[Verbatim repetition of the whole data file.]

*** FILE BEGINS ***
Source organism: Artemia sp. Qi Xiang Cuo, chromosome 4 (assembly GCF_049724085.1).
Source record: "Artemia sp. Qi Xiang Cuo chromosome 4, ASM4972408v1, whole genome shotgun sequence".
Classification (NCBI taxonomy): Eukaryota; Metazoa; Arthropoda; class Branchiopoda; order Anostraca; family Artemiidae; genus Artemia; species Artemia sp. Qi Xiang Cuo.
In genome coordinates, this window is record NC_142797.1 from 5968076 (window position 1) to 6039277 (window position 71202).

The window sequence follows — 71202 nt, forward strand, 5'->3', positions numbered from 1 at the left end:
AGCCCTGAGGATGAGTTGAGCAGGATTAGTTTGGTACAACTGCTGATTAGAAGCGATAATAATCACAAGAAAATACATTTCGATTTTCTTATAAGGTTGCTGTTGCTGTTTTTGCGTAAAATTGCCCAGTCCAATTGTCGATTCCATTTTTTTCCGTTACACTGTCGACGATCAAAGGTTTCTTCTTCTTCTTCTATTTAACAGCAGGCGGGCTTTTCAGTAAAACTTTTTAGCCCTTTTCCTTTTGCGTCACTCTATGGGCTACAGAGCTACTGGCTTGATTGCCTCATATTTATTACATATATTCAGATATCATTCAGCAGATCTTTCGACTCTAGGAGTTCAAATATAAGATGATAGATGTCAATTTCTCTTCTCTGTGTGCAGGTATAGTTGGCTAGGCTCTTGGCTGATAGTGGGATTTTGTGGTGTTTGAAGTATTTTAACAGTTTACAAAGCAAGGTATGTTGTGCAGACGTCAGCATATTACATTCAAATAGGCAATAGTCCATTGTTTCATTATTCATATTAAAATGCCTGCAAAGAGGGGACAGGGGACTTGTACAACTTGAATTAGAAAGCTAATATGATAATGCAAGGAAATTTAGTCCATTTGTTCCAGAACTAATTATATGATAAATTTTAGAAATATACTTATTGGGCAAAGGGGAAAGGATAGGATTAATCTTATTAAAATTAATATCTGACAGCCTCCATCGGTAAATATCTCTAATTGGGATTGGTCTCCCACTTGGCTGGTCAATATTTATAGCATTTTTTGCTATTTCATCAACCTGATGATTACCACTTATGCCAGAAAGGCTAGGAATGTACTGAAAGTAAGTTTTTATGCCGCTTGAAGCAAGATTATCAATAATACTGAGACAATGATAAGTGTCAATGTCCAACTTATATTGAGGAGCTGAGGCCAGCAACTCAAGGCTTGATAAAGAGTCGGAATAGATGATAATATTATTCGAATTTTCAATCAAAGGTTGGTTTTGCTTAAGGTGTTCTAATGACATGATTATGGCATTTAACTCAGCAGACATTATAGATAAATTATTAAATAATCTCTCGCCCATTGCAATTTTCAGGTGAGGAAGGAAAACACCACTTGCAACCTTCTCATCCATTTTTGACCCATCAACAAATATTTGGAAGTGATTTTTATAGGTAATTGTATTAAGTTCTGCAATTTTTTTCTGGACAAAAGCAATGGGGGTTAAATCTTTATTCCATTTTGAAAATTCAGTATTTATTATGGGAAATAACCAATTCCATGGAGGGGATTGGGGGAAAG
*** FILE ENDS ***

Source organism: Artemia sp. Qi Xiang Cuo, chromosome 4 (assembly GCF_049724085.1).
Source record: "Artemia sp. Qi Xiang Cuo chromosome 4, ASM4972408v1, whole genome shotgun sequence".
Classification (NCBI taxonomy): Eukaryota; Metazoa; Arthropoda; class Branchiopoda; order Anostraca; family Artemiidae; genus Artemia; species Artemia sp. Qi Xiang Cuo.
In genome coordinates, this window is record NC_142797.1 from 5968076 (window position 1) to 6039277 (window position 71202).

The window sequence follows — 71202 nt, forward strand, 5'->3', positions numbered from 1 at the left end:
AGCCCTGAGGATGAGTTGAGCAGGATTAGTTTGGTACAACTGCTGATTAGAAGCGATAATAATCACAAGAAAATACATTTCGATTTTCTTATAAGGTTGCTGTTGCTGTTTTTGCGTAAAATTGCCCAGTCCAATTGTCGATTCCATTTTTTTCCGTTACACTGTCGACGATCAAAGGTTTCTTCTTCTTCTTCTATTTAACAGCAGGCGGGCTTTTCAGTAAAACTTTTTAGCCCTTTTCCTTTTGCGTCACTCTATGGGCTACAGAGCTACTGGCTTGATTGCCTCATATTTATTACATATATTCAGATATCATTCAGCAGATCTTTCGACTCTAGGAGTTCAAATATAAGATGATAGATGTCAATTTCTCTTCTCTGTGTGCAGGTATAGTTGGCTAGGCTCTTGGCTGATAGTGGGATTTTGTGGTGTTTGAAGTATTTTAACAGTTTACAAAGCAAGGTATGTTGTGCAGACGTCAGCATATTACATTCAAATAGGCAATAGTCCATTGTTTCATTATTCATATTAAAATGCCTGCAAAGAGGGGACAGGGGACTTGTACAACTTGAATTAGAAAGCTAATATGATAATGCAAGGAAATTTAGTCCATTTGTTCCAGAACTAATTATATGATAAATTTTAGAAATATACTTATTGGGCAAAGGGGAAAGGATAGGATTAATCTTATTAAAATTAATATCTGACAGCCTCCATCGGTAAATATCTCTAATTGGGATTGGTCTCCCACTTGGCTGGTCAATATTTATAGCATTTTTTGCTATTTCATCAACCTGATGATTACCACTTATGCCAGAAAGGCTAGGAATGTACTGAAAGTAAGTTTTTATGCCGCTTGAAGCAAGATTATCAATAATACTGAGACAATGATAAGTGTCAATGTCCAACTTATATTGAGGAGCTGAGGCCAGCAACTCAAGGCTTGATAAAGAGTCGGAATAGATGATAATATTATTCGAATTTTCAATCAAAGGTTGGTTTTGCTTAAGGTGTTCTAATGACATGATTATGGCATTTAACTCAGCAGACATTATAGATAAATTATTAAATAATCTCTCGCCCATTGCAATTTTCAGGTGAGGAAGGAAAACACCACTTGCAACCTTCTCATCCATTTTTGACCCATCAACAAATATTTGGAAGTGATTTTTATAGGTAATTGTATTAAGTTCTGCAATTTTTTTCTGGACAAAAGCAATGGGGGTTAAATCTTTATTCCATTTTGAAAATTCAGTATTTATTATGGGAAATAACCAATTCCATGGAGGGGATTGGGGGAAAG